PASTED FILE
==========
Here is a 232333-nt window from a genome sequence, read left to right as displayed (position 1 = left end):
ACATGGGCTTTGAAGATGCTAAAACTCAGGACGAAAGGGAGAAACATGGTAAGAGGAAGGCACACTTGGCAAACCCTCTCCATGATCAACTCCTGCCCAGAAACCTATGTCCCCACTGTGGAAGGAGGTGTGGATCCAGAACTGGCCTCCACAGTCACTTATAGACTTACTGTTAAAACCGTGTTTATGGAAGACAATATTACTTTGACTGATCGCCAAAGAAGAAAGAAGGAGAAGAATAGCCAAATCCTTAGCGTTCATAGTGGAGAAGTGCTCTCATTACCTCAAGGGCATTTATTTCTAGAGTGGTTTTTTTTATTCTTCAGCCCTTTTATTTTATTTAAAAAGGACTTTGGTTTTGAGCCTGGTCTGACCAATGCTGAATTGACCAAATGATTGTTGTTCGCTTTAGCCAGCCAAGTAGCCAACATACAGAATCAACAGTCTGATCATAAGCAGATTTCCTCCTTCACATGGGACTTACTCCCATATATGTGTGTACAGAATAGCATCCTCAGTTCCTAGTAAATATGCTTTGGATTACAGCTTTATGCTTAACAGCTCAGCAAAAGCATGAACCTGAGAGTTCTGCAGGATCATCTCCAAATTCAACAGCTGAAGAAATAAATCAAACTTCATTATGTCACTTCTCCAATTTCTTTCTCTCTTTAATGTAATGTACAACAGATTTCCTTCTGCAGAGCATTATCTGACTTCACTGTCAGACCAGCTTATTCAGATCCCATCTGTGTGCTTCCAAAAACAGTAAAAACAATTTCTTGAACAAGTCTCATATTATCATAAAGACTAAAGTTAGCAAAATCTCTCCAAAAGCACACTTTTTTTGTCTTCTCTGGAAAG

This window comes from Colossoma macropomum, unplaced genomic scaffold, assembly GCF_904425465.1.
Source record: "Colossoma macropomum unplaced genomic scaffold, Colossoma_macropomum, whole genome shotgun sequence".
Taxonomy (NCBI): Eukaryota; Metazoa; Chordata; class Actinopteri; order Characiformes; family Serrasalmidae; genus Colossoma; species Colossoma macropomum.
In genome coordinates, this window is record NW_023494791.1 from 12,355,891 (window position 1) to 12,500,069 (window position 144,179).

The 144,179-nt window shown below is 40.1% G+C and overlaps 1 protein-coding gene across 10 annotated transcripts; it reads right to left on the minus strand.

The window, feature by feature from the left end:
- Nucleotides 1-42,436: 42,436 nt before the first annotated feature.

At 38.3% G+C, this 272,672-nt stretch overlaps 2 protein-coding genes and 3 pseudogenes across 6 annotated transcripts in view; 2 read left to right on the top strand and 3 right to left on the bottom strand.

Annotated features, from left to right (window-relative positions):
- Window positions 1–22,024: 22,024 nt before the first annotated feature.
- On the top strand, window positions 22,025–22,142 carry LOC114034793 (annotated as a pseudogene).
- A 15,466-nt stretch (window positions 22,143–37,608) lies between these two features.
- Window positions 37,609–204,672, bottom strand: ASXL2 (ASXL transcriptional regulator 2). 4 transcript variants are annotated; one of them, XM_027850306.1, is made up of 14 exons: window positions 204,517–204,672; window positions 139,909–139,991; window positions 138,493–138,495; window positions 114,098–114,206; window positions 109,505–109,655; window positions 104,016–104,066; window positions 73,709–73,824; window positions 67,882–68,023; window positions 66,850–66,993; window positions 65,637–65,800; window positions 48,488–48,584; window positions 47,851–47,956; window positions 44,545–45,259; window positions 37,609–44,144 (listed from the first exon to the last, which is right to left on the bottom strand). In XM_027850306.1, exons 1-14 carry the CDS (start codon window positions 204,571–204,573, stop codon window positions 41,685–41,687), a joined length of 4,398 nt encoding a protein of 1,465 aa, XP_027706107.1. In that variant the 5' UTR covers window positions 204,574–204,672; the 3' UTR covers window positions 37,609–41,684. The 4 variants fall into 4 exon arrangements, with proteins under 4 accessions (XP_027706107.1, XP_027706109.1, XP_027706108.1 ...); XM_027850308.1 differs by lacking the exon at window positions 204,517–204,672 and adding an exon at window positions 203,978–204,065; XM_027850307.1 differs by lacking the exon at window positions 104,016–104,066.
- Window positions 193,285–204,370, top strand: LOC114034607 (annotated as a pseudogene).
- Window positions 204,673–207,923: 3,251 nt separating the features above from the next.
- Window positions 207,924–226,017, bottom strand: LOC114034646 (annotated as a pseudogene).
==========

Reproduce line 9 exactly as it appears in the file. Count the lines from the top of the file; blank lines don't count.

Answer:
- Nucleotides 1-42,436: 42,436 nt before the first annotated feature.